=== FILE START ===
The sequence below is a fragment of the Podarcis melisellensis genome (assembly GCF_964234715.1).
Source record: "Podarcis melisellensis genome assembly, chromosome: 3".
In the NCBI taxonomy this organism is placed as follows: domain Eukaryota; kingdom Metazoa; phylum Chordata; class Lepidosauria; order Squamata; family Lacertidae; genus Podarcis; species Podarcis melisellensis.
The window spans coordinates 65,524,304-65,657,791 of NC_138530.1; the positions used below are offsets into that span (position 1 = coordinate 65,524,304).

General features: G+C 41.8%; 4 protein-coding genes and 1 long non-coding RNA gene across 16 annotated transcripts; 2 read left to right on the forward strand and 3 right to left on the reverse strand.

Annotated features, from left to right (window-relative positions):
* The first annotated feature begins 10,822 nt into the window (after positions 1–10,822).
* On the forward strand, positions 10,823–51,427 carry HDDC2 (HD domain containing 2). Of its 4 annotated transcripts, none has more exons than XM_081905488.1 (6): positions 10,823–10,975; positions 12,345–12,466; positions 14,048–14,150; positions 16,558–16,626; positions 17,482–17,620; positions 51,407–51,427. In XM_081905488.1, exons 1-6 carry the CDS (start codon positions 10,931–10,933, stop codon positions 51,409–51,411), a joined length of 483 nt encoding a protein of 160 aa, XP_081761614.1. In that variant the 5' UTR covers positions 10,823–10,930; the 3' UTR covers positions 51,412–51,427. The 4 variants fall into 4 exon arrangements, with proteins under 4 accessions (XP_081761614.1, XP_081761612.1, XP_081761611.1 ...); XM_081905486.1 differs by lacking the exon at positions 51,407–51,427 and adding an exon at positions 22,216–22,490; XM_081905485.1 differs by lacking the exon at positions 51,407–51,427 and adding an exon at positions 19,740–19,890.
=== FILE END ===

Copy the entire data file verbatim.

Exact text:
The sequence below is a fragment of the Podarcis melisellensis genome (assembly GCF_964234715.1).
Source record: "Podarcis melisellensis genome assembly, chromosome: 3".
In the NCBI taxonomy this organism is placed as follows: domain Eukaryota; kingdom Metazoa; phylum Chordata; class Lepidosauria; order Squamata; family Lacertidae; genus Podarcis; species Podarcis melisellensis.
The window spans coordinates 65,524,304-65,657,791 of NC_138530.1; the positions used below are offsets into that span (position 1 = coordinate 65,524,304).

General features: G+C 41.8%; 4 protein-coding genes and 1 long non-coding RNA gene across 16 annotated transcripts; 2 read left to right on the forward strand and 3 right to left on the reverse strand.

Annotated features, from left to right (window-relative positions):
* The first annotated feature begins 10,822 nt into the window (after positions 1–10,822).
* On the forward strand, positions 10,823–51,427 carry HDDC2 (HD domain containing 2). Of its 4 annotated transcripts, none has more exons than XM_081905488.1 (6): positions 10,823–10,975; positions 12,345–12,466; positions 14,048–14,150; positions 16,558–16,626; positions 17,482–17,620; positions 51,407–51,427. In XM_081905488.1, exons 1-6 carry the CDS (start codon positions 10,931–10,933, stop codon positions 51,409–51,411), a joined length of 483 nt encoding a protein of 160 aa, XP_081761614.1. In that variant the 5' UTR covers positions 10,823–10,930; the 3' UTR covers positions 51,412–51,427. The 4 variants fall into 4 exon arrangements, with proteins under 4 accessions (XP_081761614.1, XP_081761612.1, XP_081761611.1 ...); XM_081905486.1 differs by lacking the exon at positions 51,407–51,427 and adding an exon at positions 22,216–22,490; XM_081905485.1 differs by lacking the exon at positions 51,407–51,427 and adding an exon at positions 19,740–19,890.